‘Showrooms should take customers on a journey’

Retailers need to create a storyboard for the customer journey through the showroom, a bathroom retailer has claimed.

Speaking at the kbbreview Retail and Design Conference at kbb Birmingham, Tony Murphy (pictured), bathroom sales manager at Tilestyle in Ireland, advised that dealers need to understand how customers navigate their showroom to create a design that will develop their brand.

“In retail, we must be alive with creativity, developing cutting-edge design with new ideas,” he said. “Bathroom retailing is all about inspiring customers and providing a creative canvas that allows customers to visualise the elements in their own homes.

“Your physical premises are your defining asset where customers encounter your brand. The showroom can deeply affect customers, creating emotional responses that can influence their decisions on whether to buy from you or not.”

Start with the exterior, in particular the signage and windows. He also says that the entrance should be clean and welcoming, as this acts as a “decompression zone”, where customers make the mental shift from the outside world to a dealer’s showroom.

He adds that once a customer has entered the building, they should be greeted with an open space and no large displays or messages.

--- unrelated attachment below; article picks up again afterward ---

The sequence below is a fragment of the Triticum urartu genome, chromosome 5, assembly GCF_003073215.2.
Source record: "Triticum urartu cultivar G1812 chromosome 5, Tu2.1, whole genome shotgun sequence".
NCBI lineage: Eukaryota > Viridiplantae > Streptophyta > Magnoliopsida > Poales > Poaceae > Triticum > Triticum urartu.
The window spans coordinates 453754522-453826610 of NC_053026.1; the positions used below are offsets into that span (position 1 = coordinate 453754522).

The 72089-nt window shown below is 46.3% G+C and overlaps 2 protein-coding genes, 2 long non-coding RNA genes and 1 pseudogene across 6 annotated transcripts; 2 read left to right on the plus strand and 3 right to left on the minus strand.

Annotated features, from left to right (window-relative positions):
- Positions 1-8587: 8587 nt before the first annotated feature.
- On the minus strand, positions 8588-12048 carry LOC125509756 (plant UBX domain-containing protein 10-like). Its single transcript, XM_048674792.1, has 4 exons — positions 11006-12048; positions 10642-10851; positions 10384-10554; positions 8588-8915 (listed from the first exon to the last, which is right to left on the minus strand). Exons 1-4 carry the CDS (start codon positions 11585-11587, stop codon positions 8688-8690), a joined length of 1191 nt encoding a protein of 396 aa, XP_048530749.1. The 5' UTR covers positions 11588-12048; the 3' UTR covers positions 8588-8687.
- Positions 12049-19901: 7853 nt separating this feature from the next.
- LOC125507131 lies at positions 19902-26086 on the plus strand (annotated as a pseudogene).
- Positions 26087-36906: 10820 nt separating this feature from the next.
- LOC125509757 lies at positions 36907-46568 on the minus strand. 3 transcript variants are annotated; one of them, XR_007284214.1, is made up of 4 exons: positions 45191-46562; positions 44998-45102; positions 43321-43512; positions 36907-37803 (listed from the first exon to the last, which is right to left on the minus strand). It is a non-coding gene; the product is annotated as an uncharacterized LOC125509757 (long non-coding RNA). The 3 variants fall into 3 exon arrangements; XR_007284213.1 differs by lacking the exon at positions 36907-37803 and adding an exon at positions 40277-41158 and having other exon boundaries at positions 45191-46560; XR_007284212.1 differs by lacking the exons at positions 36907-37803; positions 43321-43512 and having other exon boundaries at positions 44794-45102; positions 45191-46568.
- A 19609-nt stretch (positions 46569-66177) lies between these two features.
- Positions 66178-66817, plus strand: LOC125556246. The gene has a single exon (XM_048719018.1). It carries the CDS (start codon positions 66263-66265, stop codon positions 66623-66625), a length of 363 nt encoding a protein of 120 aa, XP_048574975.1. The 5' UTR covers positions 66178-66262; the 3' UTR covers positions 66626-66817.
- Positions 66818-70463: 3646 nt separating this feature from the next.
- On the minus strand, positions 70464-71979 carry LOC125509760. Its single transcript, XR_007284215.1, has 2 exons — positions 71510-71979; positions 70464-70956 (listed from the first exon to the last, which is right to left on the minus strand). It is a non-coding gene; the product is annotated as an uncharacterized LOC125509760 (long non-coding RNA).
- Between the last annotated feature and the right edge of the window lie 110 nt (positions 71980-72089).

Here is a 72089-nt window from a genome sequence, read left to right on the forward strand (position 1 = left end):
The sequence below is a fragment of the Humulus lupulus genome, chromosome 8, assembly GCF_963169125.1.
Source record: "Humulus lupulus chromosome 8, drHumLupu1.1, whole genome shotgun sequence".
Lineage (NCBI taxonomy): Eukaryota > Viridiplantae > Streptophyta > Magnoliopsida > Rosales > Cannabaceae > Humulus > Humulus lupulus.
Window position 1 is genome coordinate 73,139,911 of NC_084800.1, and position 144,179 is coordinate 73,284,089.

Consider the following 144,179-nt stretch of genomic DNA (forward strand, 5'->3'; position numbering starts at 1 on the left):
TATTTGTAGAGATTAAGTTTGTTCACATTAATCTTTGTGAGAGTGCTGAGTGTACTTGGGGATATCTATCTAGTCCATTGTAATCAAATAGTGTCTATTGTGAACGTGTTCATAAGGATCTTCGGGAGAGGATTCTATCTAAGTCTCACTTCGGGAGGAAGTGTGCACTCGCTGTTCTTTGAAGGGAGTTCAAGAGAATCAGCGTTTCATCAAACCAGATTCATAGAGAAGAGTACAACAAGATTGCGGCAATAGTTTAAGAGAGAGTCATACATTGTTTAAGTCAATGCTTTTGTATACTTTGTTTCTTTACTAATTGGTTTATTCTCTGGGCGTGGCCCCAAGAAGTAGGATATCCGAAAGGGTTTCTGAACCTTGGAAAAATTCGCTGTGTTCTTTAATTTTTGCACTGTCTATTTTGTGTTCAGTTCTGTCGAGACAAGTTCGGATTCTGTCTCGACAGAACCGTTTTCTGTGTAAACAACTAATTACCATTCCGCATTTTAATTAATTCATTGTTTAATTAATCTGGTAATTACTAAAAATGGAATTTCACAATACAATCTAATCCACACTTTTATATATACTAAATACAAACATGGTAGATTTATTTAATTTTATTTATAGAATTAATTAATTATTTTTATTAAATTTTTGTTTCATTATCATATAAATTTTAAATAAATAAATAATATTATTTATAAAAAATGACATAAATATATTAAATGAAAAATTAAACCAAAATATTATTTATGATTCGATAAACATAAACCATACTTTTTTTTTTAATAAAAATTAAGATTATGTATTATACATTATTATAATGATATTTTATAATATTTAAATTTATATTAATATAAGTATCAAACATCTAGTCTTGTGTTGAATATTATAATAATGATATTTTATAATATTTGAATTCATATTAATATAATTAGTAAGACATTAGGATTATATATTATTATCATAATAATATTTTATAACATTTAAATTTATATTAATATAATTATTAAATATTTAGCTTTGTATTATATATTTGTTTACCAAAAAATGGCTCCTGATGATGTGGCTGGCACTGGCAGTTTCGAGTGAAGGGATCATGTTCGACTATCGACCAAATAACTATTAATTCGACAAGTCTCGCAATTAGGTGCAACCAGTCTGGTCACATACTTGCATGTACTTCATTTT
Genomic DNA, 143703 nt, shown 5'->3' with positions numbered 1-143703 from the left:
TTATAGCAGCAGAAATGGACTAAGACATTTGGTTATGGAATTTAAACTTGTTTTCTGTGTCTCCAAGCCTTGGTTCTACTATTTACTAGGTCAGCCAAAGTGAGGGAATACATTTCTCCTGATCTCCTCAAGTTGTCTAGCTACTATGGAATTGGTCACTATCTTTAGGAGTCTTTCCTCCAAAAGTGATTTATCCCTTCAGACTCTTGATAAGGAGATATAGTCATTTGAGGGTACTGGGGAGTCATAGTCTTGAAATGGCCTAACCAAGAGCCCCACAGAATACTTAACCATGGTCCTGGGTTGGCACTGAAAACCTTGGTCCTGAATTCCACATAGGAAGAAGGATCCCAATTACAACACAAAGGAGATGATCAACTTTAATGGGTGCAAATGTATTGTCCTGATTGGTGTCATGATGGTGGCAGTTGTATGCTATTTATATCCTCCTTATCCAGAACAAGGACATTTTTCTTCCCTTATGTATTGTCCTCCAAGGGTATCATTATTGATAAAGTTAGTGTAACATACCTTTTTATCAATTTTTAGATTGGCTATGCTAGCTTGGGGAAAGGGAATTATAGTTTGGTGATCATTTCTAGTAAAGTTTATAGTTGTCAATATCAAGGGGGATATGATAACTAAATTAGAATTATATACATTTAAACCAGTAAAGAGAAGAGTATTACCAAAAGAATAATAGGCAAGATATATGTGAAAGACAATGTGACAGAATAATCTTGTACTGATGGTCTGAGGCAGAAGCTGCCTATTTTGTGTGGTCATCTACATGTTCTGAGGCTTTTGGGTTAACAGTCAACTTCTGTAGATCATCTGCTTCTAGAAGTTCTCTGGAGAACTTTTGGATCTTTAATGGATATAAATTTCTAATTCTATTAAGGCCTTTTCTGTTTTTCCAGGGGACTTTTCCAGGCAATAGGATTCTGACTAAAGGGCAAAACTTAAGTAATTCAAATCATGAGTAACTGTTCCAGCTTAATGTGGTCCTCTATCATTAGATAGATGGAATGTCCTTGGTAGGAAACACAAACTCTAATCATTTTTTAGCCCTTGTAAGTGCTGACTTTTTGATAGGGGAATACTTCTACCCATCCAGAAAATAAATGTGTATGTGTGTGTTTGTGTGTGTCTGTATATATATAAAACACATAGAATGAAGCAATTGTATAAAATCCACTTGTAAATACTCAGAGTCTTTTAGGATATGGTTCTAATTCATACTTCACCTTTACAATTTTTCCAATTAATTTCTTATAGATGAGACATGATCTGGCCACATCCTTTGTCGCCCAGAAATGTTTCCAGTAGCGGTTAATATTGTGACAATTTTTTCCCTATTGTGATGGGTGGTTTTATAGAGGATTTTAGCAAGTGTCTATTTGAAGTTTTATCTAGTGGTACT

From here, dealers need to present customers with a defined path through the store, which will give them maximum exposure to the products on offer.

He also advised to create “visual speed bumps” that will slow the customer down when walking around the showroom, such as signage or special offers that create visual breaks.

“Given the effort and expense involved in creating your displays, the last thing you want is for customers to hurry past them,” he said. “Consider your choice of products on display, both in terms of margin and volume ranking.”

Murphy also advised that the showroom should leave adequate personal space for people when browsing products, and offer comfortable seating that will encourage visitors to spend more time in the showroom.

Other elements to consider are zoning products into blocks to help customers make decisions, product placement, and making sure your customer service desk is big enough to be used as a planning station. And don’t forget the refreshments, he added.

“Once you’ve got your showroom right, you only have to get your team right,” he concluded.

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